You are here: Justice Secretary gets green light from MPs to curb short prison sentences

A poll[1]  commissioned by justice charity Revolving Doors Agency shows that 70% of MPs back the Justice Secretary’s plans to curb short sentences of less than 6 months.

The canvass of MP views shows that 70% are likely to support the introduction of a new presumption against short sentences of less than 6-months for non-violent offences. The majority of Conservative MPs said they would support the policy, with a quarter saying they “strongly support” it.

Today Revolving Doors Agency launches a new paper showing the problems with short sentences.  New data obtained by Revolving Doors Agency under Freedom of Information legislation has found that of people sentenced to less than 6 months in custody:

  • 3 in 5 report a drug or alcohol problem on arrival at prison.
  • 1 in 4 are released homeless.
  • 7 in 10 reoffend within a year of release.

Revolving Doors’ analysis of newly released data[2] from Scotland shows that the presumption against prison terms of less than 3 months, introduced in 2010, had reduced use of short jail terms by 40%[3]. By 2016/2017 crime in Scotland had fallen over 18%, with a 26% fall in property crime[4].

Earlier this month, the Secretary of State David Gauke MP saidif we can find effective alternatives to short sentences, it is not a question of pursuing a soft-justice approach, but rather a case of pursuing smart justice that is effective at reducing reoffending and crime.”[5]

Christina Marriott, Revolving Doors Chief Executive said:

“We have been making the strong case that short prison sentences are short-sighted. They not only damage the lives of both offenders and their children, they drive reoffending, creating more crimes and more victims. They contribute to prison churn and chaos, making it harder to rehabilitate the people who do need to be there.  Now that the Minister has the evidence that the majority of MPs agree with him, it is time to act.  The Scottish government has used a presumption against short sentences to improve public safety and save lives. It is welcome that our government is considering similar action.”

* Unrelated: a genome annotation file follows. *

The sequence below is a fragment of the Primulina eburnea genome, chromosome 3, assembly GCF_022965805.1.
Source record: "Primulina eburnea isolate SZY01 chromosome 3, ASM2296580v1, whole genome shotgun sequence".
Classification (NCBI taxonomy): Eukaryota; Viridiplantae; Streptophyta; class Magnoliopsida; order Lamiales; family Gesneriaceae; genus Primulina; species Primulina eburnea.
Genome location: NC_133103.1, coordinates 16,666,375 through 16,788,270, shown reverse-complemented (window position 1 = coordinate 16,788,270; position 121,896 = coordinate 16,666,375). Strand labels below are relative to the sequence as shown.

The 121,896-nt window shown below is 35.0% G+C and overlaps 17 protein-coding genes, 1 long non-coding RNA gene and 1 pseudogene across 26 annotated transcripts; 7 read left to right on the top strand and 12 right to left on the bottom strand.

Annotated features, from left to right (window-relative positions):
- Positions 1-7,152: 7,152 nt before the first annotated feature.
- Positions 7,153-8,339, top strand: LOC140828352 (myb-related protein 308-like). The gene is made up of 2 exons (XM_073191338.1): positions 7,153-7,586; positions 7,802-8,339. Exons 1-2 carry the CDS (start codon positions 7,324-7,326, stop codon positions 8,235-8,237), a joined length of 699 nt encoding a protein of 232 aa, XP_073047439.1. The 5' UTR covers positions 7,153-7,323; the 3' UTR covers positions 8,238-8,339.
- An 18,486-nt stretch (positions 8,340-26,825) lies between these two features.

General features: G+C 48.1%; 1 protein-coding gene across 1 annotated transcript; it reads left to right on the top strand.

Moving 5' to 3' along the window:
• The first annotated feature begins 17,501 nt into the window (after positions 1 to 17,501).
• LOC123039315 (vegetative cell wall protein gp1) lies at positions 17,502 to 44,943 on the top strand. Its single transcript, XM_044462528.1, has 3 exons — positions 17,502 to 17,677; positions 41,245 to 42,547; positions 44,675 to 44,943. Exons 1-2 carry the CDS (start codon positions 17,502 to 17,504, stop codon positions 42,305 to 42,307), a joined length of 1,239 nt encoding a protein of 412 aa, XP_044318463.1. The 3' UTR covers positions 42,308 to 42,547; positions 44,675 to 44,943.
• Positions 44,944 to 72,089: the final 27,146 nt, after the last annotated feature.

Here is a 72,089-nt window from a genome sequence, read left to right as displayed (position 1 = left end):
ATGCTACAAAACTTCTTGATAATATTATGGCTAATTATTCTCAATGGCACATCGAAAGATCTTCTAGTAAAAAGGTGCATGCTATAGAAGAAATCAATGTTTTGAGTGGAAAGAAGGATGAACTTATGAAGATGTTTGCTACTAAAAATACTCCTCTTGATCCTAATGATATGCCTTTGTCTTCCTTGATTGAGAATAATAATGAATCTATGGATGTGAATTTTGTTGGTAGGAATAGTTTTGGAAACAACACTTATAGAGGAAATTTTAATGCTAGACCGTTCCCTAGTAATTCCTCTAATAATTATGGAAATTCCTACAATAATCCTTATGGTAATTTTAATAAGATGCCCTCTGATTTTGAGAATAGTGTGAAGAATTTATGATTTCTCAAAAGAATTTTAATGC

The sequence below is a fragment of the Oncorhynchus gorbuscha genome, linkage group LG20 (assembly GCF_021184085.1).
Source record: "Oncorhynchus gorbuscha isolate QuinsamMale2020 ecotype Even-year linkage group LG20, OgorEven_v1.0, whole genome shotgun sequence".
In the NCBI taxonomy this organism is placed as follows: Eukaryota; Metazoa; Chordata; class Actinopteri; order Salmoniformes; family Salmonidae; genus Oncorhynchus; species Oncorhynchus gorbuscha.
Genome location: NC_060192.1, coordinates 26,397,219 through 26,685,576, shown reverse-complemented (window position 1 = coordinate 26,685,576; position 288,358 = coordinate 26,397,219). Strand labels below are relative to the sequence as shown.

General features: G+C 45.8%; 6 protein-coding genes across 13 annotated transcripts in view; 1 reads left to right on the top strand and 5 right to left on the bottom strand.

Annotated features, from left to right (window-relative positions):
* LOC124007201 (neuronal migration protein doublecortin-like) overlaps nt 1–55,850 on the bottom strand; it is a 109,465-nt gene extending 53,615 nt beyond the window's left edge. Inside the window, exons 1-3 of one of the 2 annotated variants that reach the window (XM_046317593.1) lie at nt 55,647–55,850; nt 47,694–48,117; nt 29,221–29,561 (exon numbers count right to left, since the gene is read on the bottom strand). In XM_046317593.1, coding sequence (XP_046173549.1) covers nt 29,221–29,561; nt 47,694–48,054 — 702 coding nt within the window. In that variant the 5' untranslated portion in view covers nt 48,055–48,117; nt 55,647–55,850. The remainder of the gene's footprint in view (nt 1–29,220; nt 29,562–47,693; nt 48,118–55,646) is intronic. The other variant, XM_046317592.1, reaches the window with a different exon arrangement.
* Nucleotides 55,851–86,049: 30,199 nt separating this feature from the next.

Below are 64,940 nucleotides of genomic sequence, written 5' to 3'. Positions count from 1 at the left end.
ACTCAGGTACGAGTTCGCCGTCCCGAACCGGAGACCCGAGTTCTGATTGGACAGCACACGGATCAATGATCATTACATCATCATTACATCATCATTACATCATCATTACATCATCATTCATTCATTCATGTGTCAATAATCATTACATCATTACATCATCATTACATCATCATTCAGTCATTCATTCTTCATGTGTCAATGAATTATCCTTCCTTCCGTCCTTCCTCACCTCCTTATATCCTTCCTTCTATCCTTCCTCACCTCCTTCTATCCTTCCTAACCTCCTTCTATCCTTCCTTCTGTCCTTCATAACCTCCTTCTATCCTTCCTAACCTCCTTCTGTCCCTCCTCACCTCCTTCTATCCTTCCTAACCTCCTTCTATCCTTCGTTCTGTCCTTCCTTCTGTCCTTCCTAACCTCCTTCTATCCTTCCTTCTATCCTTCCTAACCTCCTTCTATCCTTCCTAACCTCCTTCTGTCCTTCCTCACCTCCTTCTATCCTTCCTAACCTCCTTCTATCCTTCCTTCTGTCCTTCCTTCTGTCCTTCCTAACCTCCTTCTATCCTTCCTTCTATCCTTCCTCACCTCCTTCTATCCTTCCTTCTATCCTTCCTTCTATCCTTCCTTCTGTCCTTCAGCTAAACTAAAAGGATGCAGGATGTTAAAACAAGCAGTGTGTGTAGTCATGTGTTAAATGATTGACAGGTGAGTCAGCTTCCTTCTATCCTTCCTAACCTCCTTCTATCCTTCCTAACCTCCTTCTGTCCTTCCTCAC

[1] Undertaken by YouGov. Online interviews with a representative sample of 100 MPs. The survey was completed between 16th and 28th January 2019;

[2] https://www.gov.scot/publications/criminal-proceedings-scotland-2017-18/pages/2/

[3] https://www.gov.scot/publications/criminal-proceedings-scotland-2017-18/pages/25/

[4] Scottish Crime Survey see https://www2.gov.scot/Resource/0053/00533870.pdf and https://www2.gov.scot/Publications/2011/10/28142346/4

[5] https://www.theyworkforyou.com/debates/?id=2019-02-05b.145.3#g146.4

Short-sighted campaign timeline

In March 2018 we launched our campaign that showed short sentences are short-sighted. We asked the government to review this issue and to consider introducing a new presumption against the use of short custodial sentences of less than six months. Since then we have had real impact. The Government has committed to explore options to restrict the use of short custodial sentences.